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I really am developing a thing for beech trees.  Look at this giant!  Too wide to wrap my arms around, but still showing off that “muscles under skin” appearance.  To me, this looks like the inside of a bent elbow.  I wonder what caused the bend.

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This is the standing snag of a dead giant.  Though I didn’t examine the bark at the base closely enough to know what kind of tree this was, I love how easy it is to see the tree’s natural twisting-as-it-grows pattern.  Why do trees twist as they grow?

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The fox’s view.  A frozen streamlet taken with a hand still slightly shaky from the excitement of seeing a fox.  If the streams are frozen, where will the fox find water to drink?

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Who will this shelter tonight?  How do the feathered ones and furry ones survive these arctic blasts?  

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How gorgeous is this split cherry trunk?!  What makes it so red?

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Is this American Bittersweet (Celastrus scandens) offering its bright red fruit to the birds, or is it its invasive cousin Oriental Bittersweet (C. orbiculatus) getting a toehold in these woods?  Is there enough water in these shriveled berries to help keep the animals hydrated while the stream is frozen?

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Why do the birds wait all winter to eat the holly berries?  Do they taste so bad that they’re the kale of bird cuisine (only eaten as a last resort) or do repeated freezes somehow make them more palatable or nutritious come March?

Tomorrow I’ll snuggle in under the blanket of snow and research more answers. . .and more questions to ask on my next walk.

 

 

 

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A Gift of a Day

Yesterday was not going to be ignored.

Morning dawned at a mild 47 degrees with gentle sunshine and no wind, and the Weather.com app promised the day’s temperatures would peak in the mid 60s.

I struggled with my urge to hike, which was tamped down by both irrational fear (I’m reading a book where a woman gets clobbered on a trail) and rational fear (gun hunting season is open), not to mention the burden of a mountain of laundry to do.

But a day like this?  Sunny and 60s at the end of November?  I can weatherproof myself till I’m winter-immune, but to reject the gift of a glorious, warm, free day with no scheduled appointments because of irrational fear or dirty laundry is an insult to Mother Nature herself.  (I called the organization, checked trail conditions, hiked at mid-day, and wore bright colors to make sure I wouldn’t run afoul of hunters.  I’m enthusiastic, not stupid.)  There are going to be plenty of times that commitments and chores keep me inside, but not today.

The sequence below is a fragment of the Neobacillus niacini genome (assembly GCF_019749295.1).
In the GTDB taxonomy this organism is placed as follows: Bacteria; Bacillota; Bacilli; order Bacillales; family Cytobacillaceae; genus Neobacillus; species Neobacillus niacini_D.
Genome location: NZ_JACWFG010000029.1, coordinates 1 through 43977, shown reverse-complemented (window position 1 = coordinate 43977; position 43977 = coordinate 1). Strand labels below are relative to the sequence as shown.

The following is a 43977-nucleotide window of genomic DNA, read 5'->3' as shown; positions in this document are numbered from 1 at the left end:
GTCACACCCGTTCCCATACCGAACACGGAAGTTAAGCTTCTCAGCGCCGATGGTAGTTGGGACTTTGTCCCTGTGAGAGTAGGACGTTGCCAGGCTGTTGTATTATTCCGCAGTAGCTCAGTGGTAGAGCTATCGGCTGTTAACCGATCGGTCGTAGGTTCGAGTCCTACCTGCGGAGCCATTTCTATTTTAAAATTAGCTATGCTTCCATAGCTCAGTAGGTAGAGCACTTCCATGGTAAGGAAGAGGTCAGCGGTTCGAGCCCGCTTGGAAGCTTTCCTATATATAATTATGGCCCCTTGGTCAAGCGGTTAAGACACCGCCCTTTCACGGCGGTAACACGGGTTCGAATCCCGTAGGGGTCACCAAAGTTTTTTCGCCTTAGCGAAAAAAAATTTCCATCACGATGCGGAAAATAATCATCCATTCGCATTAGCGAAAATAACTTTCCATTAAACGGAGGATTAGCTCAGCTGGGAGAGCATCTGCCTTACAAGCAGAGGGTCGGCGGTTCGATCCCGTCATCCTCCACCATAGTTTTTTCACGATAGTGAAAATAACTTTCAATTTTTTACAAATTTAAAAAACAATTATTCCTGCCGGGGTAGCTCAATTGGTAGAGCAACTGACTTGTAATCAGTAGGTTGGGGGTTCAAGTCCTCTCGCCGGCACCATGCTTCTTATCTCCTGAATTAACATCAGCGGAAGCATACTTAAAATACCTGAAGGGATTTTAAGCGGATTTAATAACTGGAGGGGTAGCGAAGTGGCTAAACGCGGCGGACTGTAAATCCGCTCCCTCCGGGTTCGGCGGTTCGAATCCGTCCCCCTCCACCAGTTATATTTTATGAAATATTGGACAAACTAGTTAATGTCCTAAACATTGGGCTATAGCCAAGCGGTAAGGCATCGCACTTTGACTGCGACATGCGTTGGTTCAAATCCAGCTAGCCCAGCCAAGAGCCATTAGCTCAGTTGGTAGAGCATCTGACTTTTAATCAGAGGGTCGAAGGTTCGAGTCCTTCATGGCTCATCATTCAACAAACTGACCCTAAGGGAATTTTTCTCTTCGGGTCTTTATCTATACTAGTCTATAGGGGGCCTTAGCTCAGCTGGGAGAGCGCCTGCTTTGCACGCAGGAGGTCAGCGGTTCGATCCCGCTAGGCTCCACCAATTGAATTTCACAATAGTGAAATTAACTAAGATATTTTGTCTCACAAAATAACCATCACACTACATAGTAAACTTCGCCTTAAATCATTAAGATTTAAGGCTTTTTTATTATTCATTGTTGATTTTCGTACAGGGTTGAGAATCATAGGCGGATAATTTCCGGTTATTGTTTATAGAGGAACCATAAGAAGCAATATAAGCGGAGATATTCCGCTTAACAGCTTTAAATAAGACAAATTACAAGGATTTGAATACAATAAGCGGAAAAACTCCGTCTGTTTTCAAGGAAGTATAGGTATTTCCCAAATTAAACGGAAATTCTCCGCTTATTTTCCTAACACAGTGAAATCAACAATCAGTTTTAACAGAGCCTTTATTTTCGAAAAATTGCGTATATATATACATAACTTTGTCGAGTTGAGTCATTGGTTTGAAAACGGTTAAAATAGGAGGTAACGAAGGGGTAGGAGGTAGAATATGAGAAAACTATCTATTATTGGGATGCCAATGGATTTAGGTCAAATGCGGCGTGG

I made the short drive to the south side of the Parker’s Creek Trail System created and maintained by the American Chestnut Land Trust, and I was rewarded with a brand new trail and all the joy that comes with spending two hours in the woods.

After parking in the gravel lot and signing in, I strode out across a field to begin the Stream Loop in the clockwise direction.  Beginning counter-clockwise on a new trail seemed counter-intuitive.  I’ll have to walk it that direction next time, though, to see what I missed this time.

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The beginning of the Stream Loop in the Parker’s Creek Preserve.  Warm sun on my shoulders and crackling leaves underfoot, I felt I could finally breathe deeply.

 

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Choosing the low road and feeling good about it:  the upper trail, to the right, is the Bloodroot Trail.  I chose to hike the Flint & Swamp Trails, which are collectively known as the Stream Loop.

 

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With the sun in my eyes, it was hard to make out the words scrawled on this log and at first I was frightened it said “Closed”, but the graffiti actually advises hikers to Look Closer – a sentiment I can totally get behind.  

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And this is what I found when I followed instructions and did look closer.  Perfectly round little holes made by some insect or animal.  Now I just have to figure out which insect or animal makes perfectly round little holes.